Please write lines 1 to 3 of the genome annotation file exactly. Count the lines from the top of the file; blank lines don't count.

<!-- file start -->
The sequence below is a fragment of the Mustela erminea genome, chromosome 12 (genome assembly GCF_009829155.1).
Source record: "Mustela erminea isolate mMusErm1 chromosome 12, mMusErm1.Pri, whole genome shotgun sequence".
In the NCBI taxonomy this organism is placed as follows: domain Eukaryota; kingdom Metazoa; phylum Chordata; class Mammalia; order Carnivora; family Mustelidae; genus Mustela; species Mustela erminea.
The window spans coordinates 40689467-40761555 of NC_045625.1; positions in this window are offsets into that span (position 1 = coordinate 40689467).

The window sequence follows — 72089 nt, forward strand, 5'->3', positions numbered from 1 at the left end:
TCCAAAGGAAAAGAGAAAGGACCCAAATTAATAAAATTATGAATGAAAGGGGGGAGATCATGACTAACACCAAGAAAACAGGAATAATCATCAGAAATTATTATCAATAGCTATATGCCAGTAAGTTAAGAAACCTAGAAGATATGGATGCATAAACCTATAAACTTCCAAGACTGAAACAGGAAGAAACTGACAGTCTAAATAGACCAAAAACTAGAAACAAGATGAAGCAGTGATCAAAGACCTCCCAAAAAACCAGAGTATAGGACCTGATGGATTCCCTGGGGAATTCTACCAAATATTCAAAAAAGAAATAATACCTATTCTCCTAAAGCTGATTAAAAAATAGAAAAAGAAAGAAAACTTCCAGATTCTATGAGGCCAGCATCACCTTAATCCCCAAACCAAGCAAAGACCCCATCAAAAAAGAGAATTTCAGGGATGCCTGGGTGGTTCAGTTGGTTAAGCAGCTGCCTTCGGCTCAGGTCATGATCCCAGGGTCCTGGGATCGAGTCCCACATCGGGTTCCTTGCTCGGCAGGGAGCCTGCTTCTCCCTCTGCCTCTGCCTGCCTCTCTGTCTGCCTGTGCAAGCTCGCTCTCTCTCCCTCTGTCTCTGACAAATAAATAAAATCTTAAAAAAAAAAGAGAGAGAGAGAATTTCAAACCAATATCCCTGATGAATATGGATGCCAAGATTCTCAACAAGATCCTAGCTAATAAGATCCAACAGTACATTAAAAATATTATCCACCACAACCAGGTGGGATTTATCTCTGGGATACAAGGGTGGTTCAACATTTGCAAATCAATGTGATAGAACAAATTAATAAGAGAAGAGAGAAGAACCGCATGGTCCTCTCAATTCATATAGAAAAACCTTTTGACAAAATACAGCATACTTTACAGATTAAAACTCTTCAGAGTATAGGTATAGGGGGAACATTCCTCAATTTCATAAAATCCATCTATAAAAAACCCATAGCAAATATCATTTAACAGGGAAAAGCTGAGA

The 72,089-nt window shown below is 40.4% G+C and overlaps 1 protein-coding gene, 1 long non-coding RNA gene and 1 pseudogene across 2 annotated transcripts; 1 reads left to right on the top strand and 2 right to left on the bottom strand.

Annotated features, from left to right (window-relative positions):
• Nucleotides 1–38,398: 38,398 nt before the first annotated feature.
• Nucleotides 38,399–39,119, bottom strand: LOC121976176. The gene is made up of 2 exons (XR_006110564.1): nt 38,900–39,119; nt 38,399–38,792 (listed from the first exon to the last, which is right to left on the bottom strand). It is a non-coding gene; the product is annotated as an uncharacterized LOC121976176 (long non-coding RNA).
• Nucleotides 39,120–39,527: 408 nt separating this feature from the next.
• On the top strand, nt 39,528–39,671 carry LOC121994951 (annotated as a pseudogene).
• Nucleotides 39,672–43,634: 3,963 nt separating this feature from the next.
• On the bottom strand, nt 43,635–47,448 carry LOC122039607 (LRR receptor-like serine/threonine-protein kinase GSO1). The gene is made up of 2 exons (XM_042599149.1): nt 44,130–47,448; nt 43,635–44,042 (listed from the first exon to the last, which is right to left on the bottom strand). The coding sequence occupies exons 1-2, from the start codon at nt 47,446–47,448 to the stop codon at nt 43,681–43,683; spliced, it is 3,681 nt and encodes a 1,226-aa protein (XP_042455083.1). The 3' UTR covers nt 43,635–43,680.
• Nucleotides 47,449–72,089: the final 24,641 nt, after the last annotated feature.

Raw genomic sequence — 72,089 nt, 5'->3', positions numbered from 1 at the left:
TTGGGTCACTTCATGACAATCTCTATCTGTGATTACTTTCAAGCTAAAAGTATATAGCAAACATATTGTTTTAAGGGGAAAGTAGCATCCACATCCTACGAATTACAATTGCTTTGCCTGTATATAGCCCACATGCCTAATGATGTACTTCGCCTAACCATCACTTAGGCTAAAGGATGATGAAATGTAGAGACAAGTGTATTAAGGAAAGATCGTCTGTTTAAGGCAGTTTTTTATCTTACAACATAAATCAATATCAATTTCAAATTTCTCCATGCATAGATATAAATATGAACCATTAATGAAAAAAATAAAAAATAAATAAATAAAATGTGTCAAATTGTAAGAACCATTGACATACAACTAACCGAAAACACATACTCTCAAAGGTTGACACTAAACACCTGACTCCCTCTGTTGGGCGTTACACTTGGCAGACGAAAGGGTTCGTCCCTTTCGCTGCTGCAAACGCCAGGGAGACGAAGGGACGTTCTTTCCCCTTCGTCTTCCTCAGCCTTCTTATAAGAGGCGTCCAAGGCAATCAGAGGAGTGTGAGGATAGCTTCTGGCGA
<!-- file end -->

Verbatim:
The sequence below is a fragment of the Mustela erminea genome, chromosome 12 (genome assembly GCF_009829155.1).
Source record: "Mustela erminea isolate mMusErm1 chromosome 12, mMusErm1.Pri, whole genome shotgun sequence".
In the NCBI taxonomy this organism is placed as follows: domain Eukaryota; kingdom Metazoa; phylum Chordata; class Mammalia; order Carnivora; family Mustelidae; genus Mustela; species Mustela erminea.